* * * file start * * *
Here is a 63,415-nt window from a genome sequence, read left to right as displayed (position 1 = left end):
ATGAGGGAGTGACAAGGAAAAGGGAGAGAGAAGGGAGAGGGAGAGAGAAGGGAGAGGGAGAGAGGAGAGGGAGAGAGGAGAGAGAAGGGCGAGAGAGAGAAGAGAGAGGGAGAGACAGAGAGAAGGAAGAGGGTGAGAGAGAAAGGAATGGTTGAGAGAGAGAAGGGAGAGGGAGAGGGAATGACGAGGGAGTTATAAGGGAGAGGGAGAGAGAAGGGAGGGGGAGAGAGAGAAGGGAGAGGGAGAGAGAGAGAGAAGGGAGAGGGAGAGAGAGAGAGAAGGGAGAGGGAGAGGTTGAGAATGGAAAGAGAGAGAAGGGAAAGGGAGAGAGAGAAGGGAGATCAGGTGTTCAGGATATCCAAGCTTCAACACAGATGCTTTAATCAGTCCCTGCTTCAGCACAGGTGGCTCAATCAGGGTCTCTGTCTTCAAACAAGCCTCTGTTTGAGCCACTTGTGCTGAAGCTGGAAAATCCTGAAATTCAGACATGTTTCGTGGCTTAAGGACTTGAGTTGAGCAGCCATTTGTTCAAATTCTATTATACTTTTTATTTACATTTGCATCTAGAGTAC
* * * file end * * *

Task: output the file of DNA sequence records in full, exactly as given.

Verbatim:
Here is a 63,415-nt window from a genome sequence, read left to right as displayed (position 1 = left end):
ATGAGGGAGTGACAAGGAAAAGGGAGAGAGAAGGGAGAGGGAGAGAGAAGGGAGAGGGAGAGAGGAGAGGGAGAGAGGAGAGAGAAGGGCGAGAGAGAGAAGAGAGAGGGAGAGACAGAGAGAAGGAAGAGGGTGAGAGAGAAAGGAATGGTTGAGAGAGAGAAGGGAGAGGGAGAGGGAATGACGAGGGAGTTATAAGGGAGAGGGAGAGAGAAGGGAGGGGGAGAGAGAGAAGGGAGAGGGAGAGAGAGAGAGAAGGGAGAGGGAGAGAGAGAGAGAAGGGAGAGGGAGAGGTTGAGAATGGAAAGAGAGAGAAGGGAAAGGGAGAGAGAGAAGGGAGATCAGGTGTTCAGGATATCCAAGCTTCAACACAGATGCTTTAATCAGTCCCTGCTTCAGCACAGGTGGCTCAATCAGGGTCTCTGTCTTCAAACAAGCCTCTGTTTGAGCCACTTGTGCTGAAGCTGGAAAATCCTGAAATTCAGACATGTTTCGTGGCTTAAGGACTTGAGTTGAGCAGCCATTTGTTCAAATTCTATTATACTTTTTATTTACATTTGCATCTAGAGTAC